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Abstract

The purpose of this article is three-fold. First, it aims to provide a systematic review of international, United States, state, and federal Indian law and policy surrounding cannabis cultivation, possession, and use in Indian Country. Second, it argues that the 2017 New Mexico tribal medical cannabis bills (SB 345 & HB 348), which were introduced in the first regular session of the New Mexico State Legislature and would have permitted the state to enter into intergovernmental agreements (or compacts) with tribes who choose to implement the state’s medical cannabis program on tribal lands, contained legal vulnerabilities likely to hinder their effectiveness if passed into law. Third, and as a result of this legal and political environment, this article serves as a tribal cannabis policy resource for New Mexico legislators and as a proposal of model legislation and compact terms for the drafting of effective tribal medical cannabis legislation and state-tribal cannabis compacts. Part I provides a historical and legal overview of international and United States federal controlled substances law and policy. Part II explores the issues arising in federal Indian cannabis law and regulation, including: state criminal jurisdiction over non-Public Law 280 tribal lands, state taxation in Indian Country, tribal sovereign immunity, and state-tribal dispute resolution. Part III covers New Mexico cannabis law, including a discussion of the state medical cannabis regulatory apparatus and policy analysis of the 2017 New Mexico tribal medical cannabis bills. Part IV closely analyzes the pros and cons of the 2017 New Mexico tribal medical cannabis bills and provides recommendations for future effective tribal medical cannabis legislation and compact drafting. Finally, Part V puts forward a model tribal medical cannabis bill and state-tribal cannabis compact terms reflecting the legal conclusions drawn herein, which may serve as constructive guidance in a future legislative session or compact negotiations between New Mexico and the Indian nations, tribes, and pueblos within the state.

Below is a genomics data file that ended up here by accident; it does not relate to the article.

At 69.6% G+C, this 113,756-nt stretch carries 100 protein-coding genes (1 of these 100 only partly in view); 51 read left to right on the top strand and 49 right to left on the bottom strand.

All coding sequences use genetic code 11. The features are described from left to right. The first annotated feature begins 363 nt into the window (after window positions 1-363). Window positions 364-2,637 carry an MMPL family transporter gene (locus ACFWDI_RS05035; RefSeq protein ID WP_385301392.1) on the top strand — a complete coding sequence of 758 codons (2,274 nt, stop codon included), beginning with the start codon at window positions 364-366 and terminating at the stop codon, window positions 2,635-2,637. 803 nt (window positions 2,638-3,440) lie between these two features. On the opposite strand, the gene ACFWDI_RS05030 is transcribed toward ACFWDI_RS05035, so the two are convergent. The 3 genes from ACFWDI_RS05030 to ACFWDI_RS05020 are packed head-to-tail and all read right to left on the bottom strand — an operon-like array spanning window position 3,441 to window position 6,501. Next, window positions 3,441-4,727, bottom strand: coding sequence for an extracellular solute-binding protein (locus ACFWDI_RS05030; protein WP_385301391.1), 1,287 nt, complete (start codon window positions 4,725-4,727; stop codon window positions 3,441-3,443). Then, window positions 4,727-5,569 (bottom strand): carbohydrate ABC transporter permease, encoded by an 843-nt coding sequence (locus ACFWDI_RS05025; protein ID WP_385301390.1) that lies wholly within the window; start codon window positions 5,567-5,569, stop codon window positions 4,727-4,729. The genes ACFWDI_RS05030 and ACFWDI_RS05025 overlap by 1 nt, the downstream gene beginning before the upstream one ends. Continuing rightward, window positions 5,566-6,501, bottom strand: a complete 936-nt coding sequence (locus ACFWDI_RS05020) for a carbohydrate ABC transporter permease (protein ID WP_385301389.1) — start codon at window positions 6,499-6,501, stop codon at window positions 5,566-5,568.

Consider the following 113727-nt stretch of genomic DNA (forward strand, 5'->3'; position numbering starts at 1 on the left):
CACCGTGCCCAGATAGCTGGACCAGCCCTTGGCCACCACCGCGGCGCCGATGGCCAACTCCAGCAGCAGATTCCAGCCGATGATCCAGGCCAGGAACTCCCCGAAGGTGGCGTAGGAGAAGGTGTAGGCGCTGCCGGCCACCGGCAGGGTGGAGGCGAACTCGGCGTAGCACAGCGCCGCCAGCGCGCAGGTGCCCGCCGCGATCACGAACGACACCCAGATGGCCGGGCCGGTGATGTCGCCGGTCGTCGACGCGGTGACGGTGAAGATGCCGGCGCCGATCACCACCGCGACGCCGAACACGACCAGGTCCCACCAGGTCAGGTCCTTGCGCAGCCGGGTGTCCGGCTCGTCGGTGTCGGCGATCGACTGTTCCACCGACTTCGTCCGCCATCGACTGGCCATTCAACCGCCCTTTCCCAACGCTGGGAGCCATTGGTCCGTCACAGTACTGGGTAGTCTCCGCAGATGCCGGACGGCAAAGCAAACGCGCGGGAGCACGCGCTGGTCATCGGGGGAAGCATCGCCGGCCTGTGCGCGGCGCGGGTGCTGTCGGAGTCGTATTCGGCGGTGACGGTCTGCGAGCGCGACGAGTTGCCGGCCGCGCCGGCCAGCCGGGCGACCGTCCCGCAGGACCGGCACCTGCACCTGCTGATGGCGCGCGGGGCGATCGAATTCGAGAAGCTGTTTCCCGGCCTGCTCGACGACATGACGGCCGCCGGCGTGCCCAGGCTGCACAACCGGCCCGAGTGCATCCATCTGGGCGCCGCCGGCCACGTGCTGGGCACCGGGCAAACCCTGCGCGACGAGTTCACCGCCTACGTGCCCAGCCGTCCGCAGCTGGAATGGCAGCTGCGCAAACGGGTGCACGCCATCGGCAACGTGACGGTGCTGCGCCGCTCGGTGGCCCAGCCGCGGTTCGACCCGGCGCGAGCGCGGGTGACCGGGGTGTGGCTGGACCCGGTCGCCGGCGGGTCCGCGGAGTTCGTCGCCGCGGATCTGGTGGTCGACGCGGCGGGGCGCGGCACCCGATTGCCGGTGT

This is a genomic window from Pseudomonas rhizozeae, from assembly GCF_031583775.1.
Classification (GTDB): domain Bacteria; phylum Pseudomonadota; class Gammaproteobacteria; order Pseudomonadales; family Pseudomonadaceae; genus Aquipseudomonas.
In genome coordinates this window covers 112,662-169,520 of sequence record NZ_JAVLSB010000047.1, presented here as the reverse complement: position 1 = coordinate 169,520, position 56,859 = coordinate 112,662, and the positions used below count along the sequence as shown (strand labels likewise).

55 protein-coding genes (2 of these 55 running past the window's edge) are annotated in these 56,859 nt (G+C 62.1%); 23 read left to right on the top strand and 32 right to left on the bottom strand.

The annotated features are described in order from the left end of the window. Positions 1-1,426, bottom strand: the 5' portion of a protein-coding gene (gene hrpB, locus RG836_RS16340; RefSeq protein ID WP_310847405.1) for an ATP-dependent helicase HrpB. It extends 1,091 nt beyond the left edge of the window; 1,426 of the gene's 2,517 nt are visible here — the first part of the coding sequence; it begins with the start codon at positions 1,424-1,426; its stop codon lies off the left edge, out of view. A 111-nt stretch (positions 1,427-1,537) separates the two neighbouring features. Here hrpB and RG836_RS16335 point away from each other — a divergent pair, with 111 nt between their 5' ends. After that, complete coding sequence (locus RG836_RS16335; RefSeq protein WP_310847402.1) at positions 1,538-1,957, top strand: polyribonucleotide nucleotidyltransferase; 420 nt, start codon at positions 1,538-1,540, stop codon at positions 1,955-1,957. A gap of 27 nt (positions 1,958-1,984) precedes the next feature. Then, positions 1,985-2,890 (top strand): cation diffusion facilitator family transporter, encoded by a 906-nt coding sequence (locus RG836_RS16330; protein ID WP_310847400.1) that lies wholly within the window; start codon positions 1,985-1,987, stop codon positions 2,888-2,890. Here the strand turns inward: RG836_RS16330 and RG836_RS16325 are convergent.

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Creative Commons Attribution-Noncommercial-No Derivative Works 4.0 License
This work is licensed under a Creative Commons Attribution-Noncommercial-No Derivative Works 4.0 License.

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